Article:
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Standard-Setters Facing Different Pressures on Revenue Recognition Effective Date

Like many things when it comes to international accounting convergence, the FASB and IASB are under different pressures on the timing of the new revenue recognition standard. The standard, which was published in May and will go into effect in 2017, ushers in sweeping new guidance for businesses to report the top line in their income statements, and many U.S. companies are asking the standard-setters for more time.

While the FASB has faced a barrage of complaints from U.S. companies concerned that they won’t be able to comply with sweeping new revenue accounting rules by 2017, the IASB has heard no such concerns from its constituents, said IASB vice chairman Ian Mackintosh on December 9, 2014.

Speaking at the AICPA conference on SEC and PCAOB developments in Washington, Mackintosh said the idea of giving businesses extra time to adjust to the new standard is not on the international board’s agenda at this time. Mackintosh did not close the door on the idea, however.

“We’ve had no push for a deferral, so our board, at this stage, is not actively considering it. FASB are in a different position as to how U.S. issuers report,” he said. “We’d like to stay in step with the U.S. but we don’t know what the answer is.”

FASB Chairman Russell Golden, who shared the stage with the IASB vice chairman, acknowledged that the FASB was under different pressure from U.S. companies, but did not make any promises on whether the board would bow to it. His comments also indicated that the FASB would not make a decision on delaying the date until at least early next year.

“What we’re doing is, we’re actually sending board members out to companies to understand what we have done to date, to understand… the differences between implementation questions and the process, where companies are in their current transition process, to understand if we need to have additional” time, Golden said.

Board members would continue to visit companies until early 2015, he said.

The FASB and IASB published largely converged, sweeping new rules for calculating revenue in May, with the FASB’s Accounting Standards Update (ASU) No. 2014-09, Revenue from Contracts with Customers, and the IASB’s IFRS 15, Revenue from Contracts with Customers.

The standards erase about 180 pieces of individual, industry-specific revenue guidance in U.S. GAAP and come up with a single, principles-based process by which all businesses must calculate the top line in their income statements.

Although public companies do not have to comply with the standard until 2017, U.S. businesses have to start compiling information now under the new rules if they want to present three years of comparable revenue figures when the standard goes live. This transition method, called “restrospective” application, is not required but many U.S. companies expect to follow it because investors will want to make apples-to-apples comparisons of revenue from year to year.

Outside the U.S., regulations do not require three years of data under the new rules, Golden and Mackintosh said.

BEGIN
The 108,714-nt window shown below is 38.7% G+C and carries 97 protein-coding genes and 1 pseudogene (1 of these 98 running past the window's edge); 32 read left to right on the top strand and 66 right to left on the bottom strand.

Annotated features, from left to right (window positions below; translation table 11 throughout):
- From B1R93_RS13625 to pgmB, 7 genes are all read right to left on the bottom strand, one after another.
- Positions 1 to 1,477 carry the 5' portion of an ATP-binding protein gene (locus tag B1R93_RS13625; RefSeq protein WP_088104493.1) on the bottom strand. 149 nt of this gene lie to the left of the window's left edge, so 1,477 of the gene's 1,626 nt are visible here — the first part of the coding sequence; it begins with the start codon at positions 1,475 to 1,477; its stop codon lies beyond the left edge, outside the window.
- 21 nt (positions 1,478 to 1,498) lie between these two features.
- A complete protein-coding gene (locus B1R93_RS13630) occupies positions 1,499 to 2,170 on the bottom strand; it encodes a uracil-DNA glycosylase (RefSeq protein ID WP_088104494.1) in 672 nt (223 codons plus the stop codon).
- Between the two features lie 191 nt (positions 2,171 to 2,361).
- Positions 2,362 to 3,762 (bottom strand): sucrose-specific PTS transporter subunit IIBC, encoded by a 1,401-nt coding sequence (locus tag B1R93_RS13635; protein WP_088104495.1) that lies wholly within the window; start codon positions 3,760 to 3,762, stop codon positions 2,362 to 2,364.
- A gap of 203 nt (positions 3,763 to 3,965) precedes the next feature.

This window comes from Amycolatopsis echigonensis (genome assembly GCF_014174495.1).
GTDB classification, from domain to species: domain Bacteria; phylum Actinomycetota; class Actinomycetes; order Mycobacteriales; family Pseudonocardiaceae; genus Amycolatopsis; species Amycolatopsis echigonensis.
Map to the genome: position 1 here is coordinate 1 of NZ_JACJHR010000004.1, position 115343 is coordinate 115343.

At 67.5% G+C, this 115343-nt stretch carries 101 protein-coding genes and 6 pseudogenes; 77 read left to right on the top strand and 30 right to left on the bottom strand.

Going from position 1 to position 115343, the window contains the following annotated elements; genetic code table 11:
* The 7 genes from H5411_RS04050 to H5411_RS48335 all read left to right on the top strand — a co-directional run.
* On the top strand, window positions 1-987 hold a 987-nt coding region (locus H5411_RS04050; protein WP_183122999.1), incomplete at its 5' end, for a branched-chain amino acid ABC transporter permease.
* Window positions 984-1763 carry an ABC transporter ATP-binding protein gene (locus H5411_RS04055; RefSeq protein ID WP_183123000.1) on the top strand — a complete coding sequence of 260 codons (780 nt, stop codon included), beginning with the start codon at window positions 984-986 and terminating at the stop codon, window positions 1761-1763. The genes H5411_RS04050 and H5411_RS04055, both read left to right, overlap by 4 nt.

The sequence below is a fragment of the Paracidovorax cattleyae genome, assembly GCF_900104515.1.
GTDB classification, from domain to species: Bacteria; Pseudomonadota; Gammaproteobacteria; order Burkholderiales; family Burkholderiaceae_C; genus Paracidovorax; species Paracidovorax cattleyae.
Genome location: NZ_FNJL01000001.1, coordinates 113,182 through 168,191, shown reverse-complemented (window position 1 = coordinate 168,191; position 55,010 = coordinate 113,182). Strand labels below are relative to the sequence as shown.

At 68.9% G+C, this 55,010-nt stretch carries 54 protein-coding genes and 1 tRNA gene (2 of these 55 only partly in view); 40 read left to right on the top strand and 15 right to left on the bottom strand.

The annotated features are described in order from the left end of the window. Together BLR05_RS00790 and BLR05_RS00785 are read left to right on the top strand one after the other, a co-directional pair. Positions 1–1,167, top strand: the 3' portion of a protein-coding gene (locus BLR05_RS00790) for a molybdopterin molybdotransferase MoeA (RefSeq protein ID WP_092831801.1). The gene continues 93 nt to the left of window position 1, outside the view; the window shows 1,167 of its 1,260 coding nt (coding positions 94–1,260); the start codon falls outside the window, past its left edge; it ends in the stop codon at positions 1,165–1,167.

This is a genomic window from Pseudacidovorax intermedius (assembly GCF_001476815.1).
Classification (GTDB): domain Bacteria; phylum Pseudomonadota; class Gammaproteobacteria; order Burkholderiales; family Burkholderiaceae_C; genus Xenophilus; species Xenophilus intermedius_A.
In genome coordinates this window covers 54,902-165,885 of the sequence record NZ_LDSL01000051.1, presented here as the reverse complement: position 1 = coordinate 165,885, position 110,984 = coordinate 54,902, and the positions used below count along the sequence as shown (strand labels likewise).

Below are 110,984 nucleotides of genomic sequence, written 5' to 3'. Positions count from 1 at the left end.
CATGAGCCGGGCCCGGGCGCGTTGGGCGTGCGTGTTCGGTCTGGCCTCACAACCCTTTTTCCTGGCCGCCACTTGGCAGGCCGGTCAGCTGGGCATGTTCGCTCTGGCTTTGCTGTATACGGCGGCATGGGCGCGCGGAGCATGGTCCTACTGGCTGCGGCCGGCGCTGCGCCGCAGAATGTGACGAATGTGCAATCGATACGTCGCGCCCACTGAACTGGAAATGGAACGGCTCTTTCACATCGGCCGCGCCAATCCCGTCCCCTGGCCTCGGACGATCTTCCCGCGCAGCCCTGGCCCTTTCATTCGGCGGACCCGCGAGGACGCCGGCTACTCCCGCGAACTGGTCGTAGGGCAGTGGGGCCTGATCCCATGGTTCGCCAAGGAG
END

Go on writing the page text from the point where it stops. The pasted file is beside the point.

“That’s one of the reasons in the U.S. we’re receiving more pressure to consider a deferral than that of the international community,” Golden said. “So again, it’s sometimes because our capital markets are different, sometimes because our transactions are different as to why you might have different pressures on changing the words… there’s various legal and regulatory differences as to why, so far, the U.S. has had more pressure.”

The difference in constituent feedback on the timing of the revenue recognition project is illustrative of the many other differences between the FASB and IASB. It is one of the reasons the boards agree that international accounting convergence, in which the FASB and IASB sit down side-by-side to craft global rules, is not a sustainable practice.

The boards held up the revenue recognition project as one of their convergence success stories, but their track record on financial instruments, leases, and insurance contracts is more spotty. In the past year, the standard-setters have shifted their emphasis to producing “comparable” accounting standards as opposed to identical ones.

“In the future, we at the FASB are going to continue to strive to improve accounting to make accounting more comparable around the globe,” Golden said. “We’re going to continue to cooperate and collaborate with the IASB so we can come to solutions that will both improve and make accounting produce comparable information.”

In a sign of what is likely to come in 2015, Golden’s and Mackintosh’s individual speeches focused on their boards’ separate future endeavors. Mackintosh discussed the IASB’s push to have more countries adopt IFRS, while Golden spoke about the U.S. board’s effort to reduce complexity in U.S. GAAP.

“Convergence was not a perfect process but it was a good one and we achieved a great deal,” Mackintosh said. “The similarities between the two sets of standards are bigger than the differences.”

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